little girls 1967
Family, Relationships

Don’t Cry Over a Chipped Tooth

My daughter missed her dentist appointment this week.  In general, she is a very responsible teenager. I only bring it up because every time I hear the word dentist, I can’t help but run my tongue over the edge of my top right front tooth.  You see, I have a chip in my top right front tooth.  It is not a large chip. You wouldn’t notice it unless you knew it was there. I think it gives my smile a little je ne sais quoi– like Lauren Bacall but without the glamour. It is sharp and jagged just like the memory of how I got it.  Every time I go to the dentist, they offer to fix it for me. They don’t understand; it can’t be fixed.  And frankly, I don’t want it to be fixed. You see it is like a living reminder to me that there are consequences for not being nice to people.  In a way, it is a kind of penance I suppose. Although my transgression hardly deserves 42 years of penance. Still it is the little sins, the little scars we hold onto the longest.

I am one of four daughters and I was (am?) the tomboy of the family.  I was the kid who was always climbing on top of something, falling off something, getting covered in mud, making a fort- you get the point. I was the sole reason bandages and Bactine were purchased in our home. I was once kicked out of ballet class because I could not control my urge to Grande Jeté right into the line of tutu wearing girlie girls.  Sad day for my mother who was definitely a girlie girl. Happy day for my sisters who were tired of being knocked over like dominoes.  My mom wanted me to be a little more ballerina and a little less Tarzan. I wanted to be Tarzan. I won. I Grand Jeté’d myself right into the woods and built a fort.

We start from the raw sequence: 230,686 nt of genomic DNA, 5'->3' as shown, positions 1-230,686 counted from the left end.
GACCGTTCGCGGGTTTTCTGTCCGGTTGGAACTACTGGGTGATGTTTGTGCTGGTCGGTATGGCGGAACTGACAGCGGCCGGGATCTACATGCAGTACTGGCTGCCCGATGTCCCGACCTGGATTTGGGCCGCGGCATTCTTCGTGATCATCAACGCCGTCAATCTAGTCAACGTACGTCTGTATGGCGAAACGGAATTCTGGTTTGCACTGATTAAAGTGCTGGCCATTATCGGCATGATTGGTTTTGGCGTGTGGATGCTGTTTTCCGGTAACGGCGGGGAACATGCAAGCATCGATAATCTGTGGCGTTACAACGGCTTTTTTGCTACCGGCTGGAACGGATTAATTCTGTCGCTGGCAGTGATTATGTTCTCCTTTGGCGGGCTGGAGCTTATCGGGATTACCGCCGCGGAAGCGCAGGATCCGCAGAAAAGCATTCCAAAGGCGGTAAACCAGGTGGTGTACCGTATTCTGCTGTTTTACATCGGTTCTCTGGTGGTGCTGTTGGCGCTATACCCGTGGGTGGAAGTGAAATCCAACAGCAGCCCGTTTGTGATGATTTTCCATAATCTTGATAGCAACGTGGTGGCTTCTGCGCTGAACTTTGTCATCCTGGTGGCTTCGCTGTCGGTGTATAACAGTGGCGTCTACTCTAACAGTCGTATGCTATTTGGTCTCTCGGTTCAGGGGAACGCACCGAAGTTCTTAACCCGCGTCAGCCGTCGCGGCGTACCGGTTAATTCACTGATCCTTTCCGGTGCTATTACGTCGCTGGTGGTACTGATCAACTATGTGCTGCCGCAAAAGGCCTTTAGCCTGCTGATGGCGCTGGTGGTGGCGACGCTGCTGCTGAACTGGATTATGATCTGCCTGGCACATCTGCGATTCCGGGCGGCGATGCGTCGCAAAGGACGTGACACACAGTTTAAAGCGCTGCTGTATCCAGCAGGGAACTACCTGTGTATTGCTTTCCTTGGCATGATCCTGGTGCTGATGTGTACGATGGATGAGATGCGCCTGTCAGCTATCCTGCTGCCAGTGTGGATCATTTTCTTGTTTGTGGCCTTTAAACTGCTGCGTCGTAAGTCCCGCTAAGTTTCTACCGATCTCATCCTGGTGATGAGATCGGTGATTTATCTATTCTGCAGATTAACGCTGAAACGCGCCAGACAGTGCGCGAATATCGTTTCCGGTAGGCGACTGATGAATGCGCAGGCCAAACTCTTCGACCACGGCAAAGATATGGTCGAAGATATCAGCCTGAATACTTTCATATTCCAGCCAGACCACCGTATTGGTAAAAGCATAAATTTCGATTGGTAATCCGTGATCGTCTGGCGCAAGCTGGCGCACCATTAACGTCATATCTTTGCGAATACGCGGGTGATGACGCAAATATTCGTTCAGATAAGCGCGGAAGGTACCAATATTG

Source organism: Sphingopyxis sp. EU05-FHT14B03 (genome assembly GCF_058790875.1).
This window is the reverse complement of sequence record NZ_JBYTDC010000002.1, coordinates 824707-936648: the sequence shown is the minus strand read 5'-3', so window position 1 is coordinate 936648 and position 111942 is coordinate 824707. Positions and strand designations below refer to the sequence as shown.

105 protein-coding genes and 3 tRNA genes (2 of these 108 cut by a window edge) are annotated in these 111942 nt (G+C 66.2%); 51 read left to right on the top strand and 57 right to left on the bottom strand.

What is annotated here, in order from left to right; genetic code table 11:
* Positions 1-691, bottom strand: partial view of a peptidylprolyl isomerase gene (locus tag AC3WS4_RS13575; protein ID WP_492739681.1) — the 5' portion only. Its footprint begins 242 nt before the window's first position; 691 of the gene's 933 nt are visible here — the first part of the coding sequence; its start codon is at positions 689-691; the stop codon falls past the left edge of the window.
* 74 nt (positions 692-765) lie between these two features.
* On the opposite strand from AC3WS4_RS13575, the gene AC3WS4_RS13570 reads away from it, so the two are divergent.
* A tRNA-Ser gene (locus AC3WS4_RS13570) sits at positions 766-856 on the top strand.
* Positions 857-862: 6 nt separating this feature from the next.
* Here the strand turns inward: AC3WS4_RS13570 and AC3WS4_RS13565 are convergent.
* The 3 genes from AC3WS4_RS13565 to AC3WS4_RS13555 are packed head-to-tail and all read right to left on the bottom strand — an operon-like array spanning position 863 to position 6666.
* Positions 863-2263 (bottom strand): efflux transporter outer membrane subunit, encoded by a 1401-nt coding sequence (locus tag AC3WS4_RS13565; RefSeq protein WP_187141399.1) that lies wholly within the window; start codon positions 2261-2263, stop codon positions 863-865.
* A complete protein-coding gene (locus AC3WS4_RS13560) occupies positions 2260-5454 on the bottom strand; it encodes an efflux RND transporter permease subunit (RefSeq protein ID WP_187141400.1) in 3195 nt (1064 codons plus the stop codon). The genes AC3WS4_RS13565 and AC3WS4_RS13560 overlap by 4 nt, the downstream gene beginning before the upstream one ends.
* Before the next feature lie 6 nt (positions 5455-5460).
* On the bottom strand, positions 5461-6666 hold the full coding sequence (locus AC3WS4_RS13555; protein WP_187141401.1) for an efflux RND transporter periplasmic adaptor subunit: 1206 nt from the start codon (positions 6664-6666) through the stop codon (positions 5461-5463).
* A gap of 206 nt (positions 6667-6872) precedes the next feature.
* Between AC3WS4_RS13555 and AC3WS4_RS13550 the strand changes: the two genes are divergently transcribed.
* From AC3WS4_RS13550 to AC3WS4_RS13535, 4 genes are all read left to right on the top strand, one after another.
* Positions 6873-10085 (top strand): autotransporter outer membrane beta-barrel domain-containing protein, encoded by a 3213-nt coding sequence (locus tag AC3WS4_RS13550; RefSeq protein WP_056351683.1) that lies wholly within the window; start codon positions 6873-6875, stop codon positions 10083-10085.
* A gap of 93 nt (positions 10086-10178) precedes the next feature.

On the fateful day my tooth was chipped, I must say I cannot remember what set me off. I imagine it was a conflict between what I wanted to play and what my older sister wanted to play because the target of my rage that day was her extensive collection of Barbie Dolls clad in evening wear that would rival anything you might see on the red carpet.  Now in family lore, it is said that I played with Barbie Dolls.  I do not believe this. There is no photographic evidence at any rate.  I expressed my anger by enthusiastically removing the heads of all of her Barbies. I popped them right off. I was probably smiling when I did it. I was really mad, and I knew that would make her really mad.  It, in fact, did. So, she grabbed the closest weapon, a full bottle of Sweet Honesty perfume, and hurled it across the room while screaming like a Banshee.  It connected with my face just on the tip of my right front tooth.  I knew right then I crossed a line.  But I was seven and though the magnitude of my actions were clear, I did not understand right away just what I had done.   I was angry. I wanted her to know how angry I was. Somehow in my seven-year-old brain, removing the heads from her Barbies was the right amount of wrong to express my anger. But I was wrong about that. As soon as that bottle of perfume hit my mouth, I knew it. I drove her to physical violence with my beheading.

So, my chipped right front tooth is never going to be fixed. I am never going to cover it up so that I can’t see it. I am never going to fill it in so that I cannot feel that jagged, sharp edge. I doubt my Barbie beheading would have turned into a life of criminal activity. But it very well could have turned into something worse – a life lacking compassion or empathy. I also doubt my behavior scarred my sister, though I should probably ask before I make that assertion.  It doesn’t seem to have scarred our relationship and I am grateful for that.  So I will accept my chipped tooth as part of my whole- the part that makes mistakes, atones for wrongs, learns and moves on (but keeps the chip lest I forget).

286a Angie and Catherine Shea 1967

1967: Five short years before the dreaded tooth chipping.

Copyright Catherine Matthews 2018.

7 thoughts on “Don’t Cry Over a Chipped Tooth”

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